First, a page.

BRIMR Rankings of NIH Funding in 2010
as compiled by Robert Roskoski Jr.
All data are derived from NIH year-end composite data for the federal fiscal year ending 30 September 2010, as released on the NIH Research Portfolio Online Reporting Tool (RePORT).
The information on Medical Schools was obtained from the Medical Schools only NIH file. For reasons that are unclear, this file does not contain Mayo Clinic Medical School data, and the overall award to Mayo was obtained from the All Organizations file. The All Organizations file was used to calculate the rankings for All Institutions, Hospitals, and the other Health Science Schools given above.
2010 Rankings of Medical Schools and Their Departments
Total NIH Awards to each medical school in 2010
Rank of each school annually over the past decade
Total NIH Awards to all funded Medical School Departments in a given discipline
For each funded School of Medicine, lists 2010 annual rank and funding by discipline for individual departments
Clinical Science Departments
Obstetrics and Gynecology
2010 Rankings of Other Health-Sciences Schools or Hospitals
Other 2010 Rankings
State, District, and Country Rankings
Cities including R&D Contracts
All Funded Institutions including R&D Contracts
2010 Source Files
This 19-MB file shows BRIMR’s adaptation of NIH’s 2010 Worldwide list of awards, including R&D Contracts. Every table on this page, except the chronologic and state-population rankings, was derived entirely from this dataset.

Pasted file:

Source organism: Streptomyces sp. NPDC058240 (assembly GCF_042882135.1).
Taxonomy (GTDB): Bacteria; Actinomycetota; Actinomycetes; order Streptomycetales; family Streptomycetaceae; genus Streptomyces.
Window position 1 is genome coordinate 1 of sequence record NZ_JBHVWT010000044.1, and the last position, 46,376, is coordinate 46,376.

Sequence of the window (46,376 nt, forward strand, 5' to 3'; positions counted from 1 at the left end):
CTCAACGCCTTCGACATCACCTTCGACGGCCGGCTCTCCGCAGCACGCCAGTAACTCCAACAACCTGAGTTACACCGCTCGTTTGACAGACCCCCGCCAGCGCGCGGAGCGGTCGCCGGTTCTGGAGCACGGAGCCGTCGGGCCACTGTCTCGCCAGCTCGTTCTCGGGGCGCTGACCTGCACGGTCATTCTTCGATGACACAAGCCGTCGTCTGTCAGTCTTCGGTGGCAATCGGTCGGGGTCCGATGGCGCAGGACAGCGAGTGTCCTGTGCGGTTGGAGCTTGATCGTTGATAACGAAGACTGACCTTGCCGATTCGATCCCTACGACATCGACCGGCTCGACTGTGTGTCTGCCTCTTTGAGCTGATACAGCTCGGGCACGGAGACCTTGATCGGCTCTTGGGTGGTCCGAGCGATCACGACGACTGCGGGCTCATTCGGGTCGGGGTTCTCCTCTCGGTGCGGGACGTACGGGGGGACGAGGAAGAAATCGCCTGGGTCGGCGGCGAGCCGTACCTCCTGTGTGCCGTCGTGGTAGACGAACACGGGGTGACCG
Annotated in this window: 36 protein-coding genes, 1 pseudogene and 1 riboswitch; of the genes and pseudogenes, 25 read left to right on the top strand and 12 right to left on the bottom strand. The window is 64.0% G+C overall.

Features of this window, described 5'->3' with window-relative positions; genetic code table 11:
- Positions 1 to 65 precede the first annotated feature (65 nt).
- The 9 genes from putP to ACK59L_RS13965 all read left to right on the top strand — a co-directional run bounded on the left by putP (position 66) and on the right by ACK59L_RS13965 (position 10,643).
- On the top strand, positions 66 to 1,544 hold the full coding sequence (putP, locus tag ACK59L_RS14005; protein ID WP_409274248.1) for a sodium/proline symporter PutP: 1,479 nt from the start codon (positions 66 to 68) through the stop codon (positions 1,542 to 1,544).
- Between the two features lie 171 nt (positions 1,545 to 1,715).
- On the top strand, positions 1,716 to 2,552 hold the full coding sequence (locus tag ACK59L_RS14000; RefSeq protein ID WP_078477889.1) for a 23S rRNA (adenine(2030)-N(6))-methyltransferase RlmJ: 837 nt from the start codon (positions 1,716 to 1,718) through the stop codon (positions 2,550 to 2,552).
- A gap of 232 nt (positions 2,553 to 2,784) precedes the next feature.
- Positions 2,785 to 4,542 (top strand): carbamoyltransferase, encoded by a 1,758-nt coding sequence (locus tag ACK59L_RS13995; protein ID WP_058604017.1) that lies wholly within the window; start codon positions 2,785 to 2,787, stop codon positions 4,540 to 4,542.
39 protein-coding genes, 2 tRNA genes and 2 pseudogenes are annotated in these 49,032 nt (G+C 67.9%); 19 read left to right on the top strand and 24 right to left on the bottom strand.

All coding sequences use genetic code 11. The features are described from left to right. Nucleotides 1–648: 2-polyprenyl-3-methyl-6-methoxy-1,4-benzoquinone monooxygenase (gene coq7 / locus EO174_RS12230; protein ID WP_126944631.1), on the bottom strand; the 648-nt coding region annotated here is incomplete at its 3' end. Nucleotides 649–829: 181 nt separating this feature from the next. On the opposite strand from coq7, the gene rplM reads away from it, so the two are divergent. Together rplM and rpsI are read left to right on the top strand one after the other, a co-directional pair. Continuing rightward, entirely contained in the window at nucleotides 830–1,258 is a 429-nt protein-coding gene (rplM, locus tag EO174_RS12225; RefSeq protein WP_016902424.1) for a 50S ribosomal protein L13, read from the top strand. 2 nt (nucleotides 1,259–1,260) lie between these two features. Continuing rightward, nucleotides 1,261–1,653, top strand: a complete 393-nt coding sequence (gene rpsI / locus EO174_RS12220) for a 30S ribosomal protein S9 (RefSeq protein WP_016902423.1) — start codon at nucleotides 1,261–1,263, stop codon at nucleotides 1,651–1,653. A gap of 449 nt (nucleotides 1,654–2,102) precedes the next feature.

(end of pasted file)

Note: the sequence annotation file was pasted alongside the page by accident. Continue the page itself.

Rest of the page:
This 10-MB file is a subset of BRIMR Worldwide_2010 that provides comprehensive award data (including R&D Contracts) for all Schools of Medicine that received NIH funding in 2010.
Lists total NIH funds to each PI who received them in 2010, including R&D Contracts, categorized by grantee institution, subdivision, and department.
Lists total 2010 NIH awards (excluding R&D contracts) to each funded PI, by Department and School of Medicine
All Principal Investigators Worldwide including R&D Contracts.
Science is not cold and unfeeling. In scientific investigation one becomes emotionally contained in his problem. Head, heart and hand – the three H’s of experimentation – all are involved in creativity in the medical sciences, and the combination enables us to recognize a solvable problem.
Huggins was a urologist and Nobel Laureate in Physiology or Medicine (1966) known for his prescient quips and aphorisms.